Life unfolds in the most unexpected places. Story of a Street Corner follows the bustling activities of a street corner, but not the ones you would expect. A hungry mouse, a moth desperately seeking the food caught in a spider’s web, and a love triangle unfolding between the posters lining the street are all depicted with an original musical score as the only sound.
The short Broken Down Film is just that: broken. The film has aged poorly and the projector has trouble keeping the frame straight, but the protagonist is well aware of this. Exploiting these conditions the bumbling cowboy attempts to rescue a damsel in distress and win her heart.
Both Tales of a street corner and broken down film have a rather unusual drawing style for anime that gives them a similar feel although their contents are not comparable. They have something old fashioned to them that gives thema fresh look. If you liked one, you might want to give the other a try
As a child, Chirin the lamb is taught by his loving mother to be wary of leaving their pasture; wolves and other predators are a constant threat, though the naïve Chirin believes they would never eat his kind. But when a wolf breaches the perimeter and kills his mother while she protects him, Chirin decides he must do the unthinkable: find the wolf and demand that he trains Chirin to be strong. Chirin must undergo rigorous conditions and be the very thing that he despises so that he may have his revenge, but will he lose himself in the process?
While they have different plots and different animation styles, both Chirin no Suzu and Tales of a Street Corner start off seemingly happy and innoccent but become rather dark and depressing towards the end. If you want to watch an older anime that becomes surprisingly dark, then check out both.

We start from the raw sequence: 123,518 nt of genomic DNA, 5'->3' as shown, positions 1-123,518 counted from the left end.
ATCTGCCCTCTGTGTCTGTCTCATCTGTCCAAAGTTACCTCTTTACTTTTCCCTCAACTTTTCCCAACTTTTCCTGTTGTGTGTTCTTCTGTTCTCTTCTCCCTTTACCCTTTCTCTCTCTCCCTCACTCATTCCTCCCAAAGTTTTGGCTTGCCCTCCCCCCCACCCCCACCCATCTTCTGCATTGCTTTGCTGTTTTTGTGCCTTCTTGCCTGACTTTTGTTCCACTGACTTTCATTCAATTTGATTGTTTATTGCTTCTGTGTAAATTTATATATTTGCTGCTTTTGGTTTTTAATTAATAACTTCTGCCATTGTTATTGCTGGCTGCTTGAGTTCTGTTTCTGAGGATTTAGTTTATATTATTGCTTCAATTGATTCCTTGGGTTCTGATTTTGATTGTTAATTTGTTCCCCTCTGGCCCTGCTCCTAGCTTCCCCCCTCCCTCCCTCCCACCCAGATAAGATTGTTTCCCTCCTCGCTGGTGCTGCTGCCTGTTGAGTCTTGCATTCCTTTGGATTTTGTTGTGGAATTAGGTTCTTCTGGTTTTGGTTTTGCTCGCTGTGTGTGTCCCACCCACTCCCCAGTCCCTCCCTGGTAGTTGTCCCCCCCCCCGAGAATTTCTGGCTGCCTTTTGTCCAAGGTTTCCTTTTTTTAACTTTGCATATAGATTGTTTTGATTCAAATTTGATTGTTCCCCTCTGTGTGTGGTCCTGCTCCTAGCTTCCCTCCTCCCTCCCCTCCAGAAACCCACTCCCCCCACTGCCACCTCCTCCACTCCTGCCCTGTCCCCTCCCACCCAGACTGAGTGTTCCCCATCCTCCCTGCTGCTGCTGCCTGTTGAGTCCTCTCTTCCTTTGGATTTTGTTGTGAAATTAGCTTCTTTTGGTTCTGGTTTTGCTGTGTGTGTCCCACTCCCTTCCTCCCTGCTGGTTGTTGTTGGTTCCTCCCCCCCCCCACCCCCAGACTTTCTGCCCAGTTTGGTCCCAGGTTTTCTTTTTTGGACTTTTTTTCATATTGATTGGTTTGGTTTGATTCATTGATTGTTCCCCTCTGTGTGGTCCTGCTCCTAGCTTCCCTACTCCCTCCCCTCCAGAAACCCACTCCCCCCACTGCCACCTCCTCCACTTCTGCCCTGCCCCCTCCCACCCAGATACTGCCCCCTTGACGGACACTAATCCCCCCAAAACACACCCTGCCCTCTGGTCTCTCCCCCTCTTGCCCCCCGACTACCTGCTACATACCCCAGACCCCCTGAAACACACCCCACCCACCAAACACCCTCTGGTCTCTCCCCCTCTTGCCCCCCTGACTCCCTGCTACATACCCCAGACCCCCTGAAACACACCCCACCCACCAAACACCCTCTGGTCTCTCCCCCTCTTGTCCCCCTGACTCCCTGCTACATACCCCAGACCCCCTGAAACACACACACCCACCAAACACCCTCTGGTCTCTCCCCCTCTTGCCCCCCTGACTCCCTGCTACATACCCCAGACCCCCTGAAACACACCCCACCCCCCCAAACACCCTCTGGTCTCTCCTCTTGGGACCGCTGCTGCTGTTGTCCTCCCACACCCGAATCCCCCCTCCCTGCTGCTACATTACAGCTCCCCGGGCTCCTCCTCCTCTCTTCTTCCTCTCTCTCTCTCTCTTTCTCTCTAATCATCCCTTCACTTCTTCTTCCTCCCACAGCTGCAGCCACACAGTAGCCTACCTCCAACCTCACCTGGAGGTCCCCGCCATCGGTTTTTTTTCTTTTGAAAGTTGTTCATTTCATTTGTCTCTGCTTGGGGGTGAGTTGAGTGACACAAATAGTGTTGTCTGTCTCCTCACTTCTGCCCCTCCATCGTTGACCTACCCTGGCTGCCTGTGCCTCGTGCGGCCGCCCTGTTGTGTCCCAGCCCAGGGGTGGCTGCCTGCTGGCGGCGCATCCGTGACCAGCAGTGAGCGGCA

- both of these short movies take place in the street and feature inanimate objects as characters;
- both are dramas;
- both involve a love story either as a main plot or a subplot;
- both employ animation techniques that make them look different from usual anime.
So, if you liked the one, try the other too.
This set of 3 fantastic stories will take you from the haunting delusions of a space explorer, to a bio-chemical threat with the power to wipe out all of Tokyo, and finally to a day in the life of a young boy who lives in a world ruled by cannons. These stores will capture you with their intriguing storylines and awe inspiring artwork.
Cannon Fodder (the third movie in Memories) and Tales of Street Corner have a unique style of animation. Also both of them show the absurdity of war in an interesting way. If you liked one, you definitely have to see the other.
With no speech, Ningyo relates the story of a boy who falls in love with a mermaid. Their love blossoms in wonderful places (and through amusing games), but when living in a world of prohibition, one can not daydream as he pleases: torture and brainwashing should teach the boy what reality is made of, and that does not include mermaids...
Both Ningyo and Tales of a Street Corner are about an impossible romance in a world where daydreaming is out of the question. Though the stories are different, both are quite similar in the way they focus on the story and keep it as pure as possible, not bothering with amazing effects or implicit aspects.